Mike Miller: I think Bill summed it up really well. I think all of the reputational mindset that is sometimes out there about the government being slow and not being as nimble as you would expect, did an extraordinary job in pivoting to be able to manage the pandemic certainly with regard to their mission support whether it’s supporting the war fighter, whether it’s citizens. From a business interaction standpoint we’ve definitely had to have some unusual shifts because some parts of the government are still whether it’s paper intensive as Bill points out, which is exactly right or having to be in the same room or having to be together intensive. But some of the processes with regards to moving some assistance along and being able to do mission support have been a little bit more complicated and a little bit slower.

We’ve had to be doing a much better job as salespeople and as business consultants being able to help the government to shorten some of their own processes. I’ll give you an example, a person might ask for a quote and they’ve got an environment where they’re used to having half a dozen people that they need to be running things by nearby. For us, if they’re working remotely we have to sometimes think in advance to some of the questions they might need to be thinking about like do they have to have a J&A done? Do they have to be speaking to existing customers? Have they identified small business? We’ve got to be doing a better job from a sales process standpoint of thinking on behalf of some of the things that they might have to do to help them be as efficient as they can be. That’s something that we’re doing better at and it’s something that we’ve had to do a little pivoting ourselves on.

Bill Rowan: I think Mike hits on a great point. That thinking about what are their next steps, the more I think that our professionals have looked at that, they’ve pivoted, it’s making them better, they’re asking those questions up earlier, they’re lining those pieces up which is allowing us to compress the sale cycle over what we might have otherwise expected. So as much as we’re having to think about, the more we can include some of those things in our DNA in terms of the way we manage our opportunities going forth, I think that’s going to lead to a real positive on the back end when all this hopefully calms down a little bit here.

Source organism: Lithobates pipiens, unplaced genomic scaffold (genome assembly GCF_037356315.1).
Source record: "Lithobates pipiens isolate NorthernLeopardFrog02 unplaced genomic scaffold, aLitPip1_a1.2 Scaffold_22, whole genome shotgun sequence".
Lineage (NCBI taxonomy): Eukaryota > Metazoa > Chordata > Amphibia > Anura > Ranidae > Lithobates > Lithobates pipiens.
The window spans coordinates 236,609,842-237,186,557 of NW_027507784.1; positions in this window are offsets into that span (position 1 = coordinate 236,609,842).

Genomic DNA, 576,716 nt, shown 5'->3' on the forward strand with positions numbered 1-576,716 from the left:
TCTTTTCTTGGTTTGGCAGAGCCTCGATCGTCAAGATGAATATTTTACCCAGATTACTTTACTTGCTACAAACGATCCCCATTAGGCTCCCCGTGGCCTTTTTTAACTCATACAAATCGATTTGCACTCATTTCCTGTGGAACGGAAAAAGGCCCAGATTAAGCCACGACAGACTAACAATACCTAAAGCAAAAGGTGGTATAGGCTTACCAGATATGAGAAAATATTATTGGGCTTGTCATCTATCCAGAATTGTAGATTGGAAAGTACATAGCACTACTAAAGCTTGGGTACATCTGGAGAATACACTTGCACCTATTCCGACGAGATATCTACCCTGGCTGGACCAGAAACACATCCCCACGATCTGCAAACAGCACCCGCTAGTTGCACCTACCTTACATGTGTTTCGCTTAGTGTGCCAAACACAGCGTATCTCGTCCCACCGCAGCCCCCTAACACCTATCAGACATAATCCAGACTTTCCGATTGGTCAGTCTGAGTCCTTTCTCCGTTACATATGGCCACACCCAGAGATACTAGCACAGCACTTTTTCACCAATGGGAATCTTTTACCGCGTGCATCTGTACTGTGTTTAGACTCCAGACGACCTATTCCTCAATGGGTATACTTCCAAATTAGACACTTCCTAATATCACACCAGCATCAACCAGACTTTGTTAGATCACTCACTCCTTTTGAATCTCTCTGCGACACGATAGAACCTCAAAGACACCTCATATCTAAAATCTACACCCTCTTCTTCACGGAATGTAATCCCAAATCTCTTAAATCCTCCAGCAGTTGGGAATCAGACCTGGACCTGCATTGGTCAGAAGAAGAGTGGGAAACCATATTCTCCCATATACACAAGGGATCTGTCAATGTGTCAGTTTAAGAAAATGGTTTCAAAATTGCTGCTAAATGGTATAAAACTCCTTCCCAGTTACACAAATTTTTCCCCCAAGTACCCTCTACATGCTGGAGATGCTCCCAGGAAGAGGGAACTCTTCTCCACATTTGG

Fred Diamond: Mike, you make a really good point there. We’re doing a webcast every single day with sales leaders such as yourself and sales thought leaders and one of the messages and lessons that’s come through is that for sales professionals to be successful moving forward, you need to be ahead of where the customer is so that you can bring them the solutions before they ask. Questions now like, “Tell me the pain”, you can’t ask those questions anymore because we should know what they’re going through because everyone on the planet is going through the pandemic and things related to that. We have a question that’s come in here, this question comes from another Mike and he’s also in Virginia. I don’t see you texting here.

The question is, “How personal have you been with your customer being that we’re all going through the pandemic and things related to it?” That’s an interesting question. Talk a little bit about maybe empathy and knowing that everybody, like Bill mentioned before, is now a homeschool teacher or they’ve been a counselor for the last two months. Your marketplace is a very structured marketplace in a lot of ways, there are literally laws that your companies have to follow to be able to sell to this marketplace, how they purchase and how they procure and things like that. But at the same time, we’ve all just gone through this human challenge that we’re still going through in so many ways. Bill Rowan, why don’t you talk about that first? Have your people been able to engage on a more personal level knowing that we’re all going through the COVID and things related to that?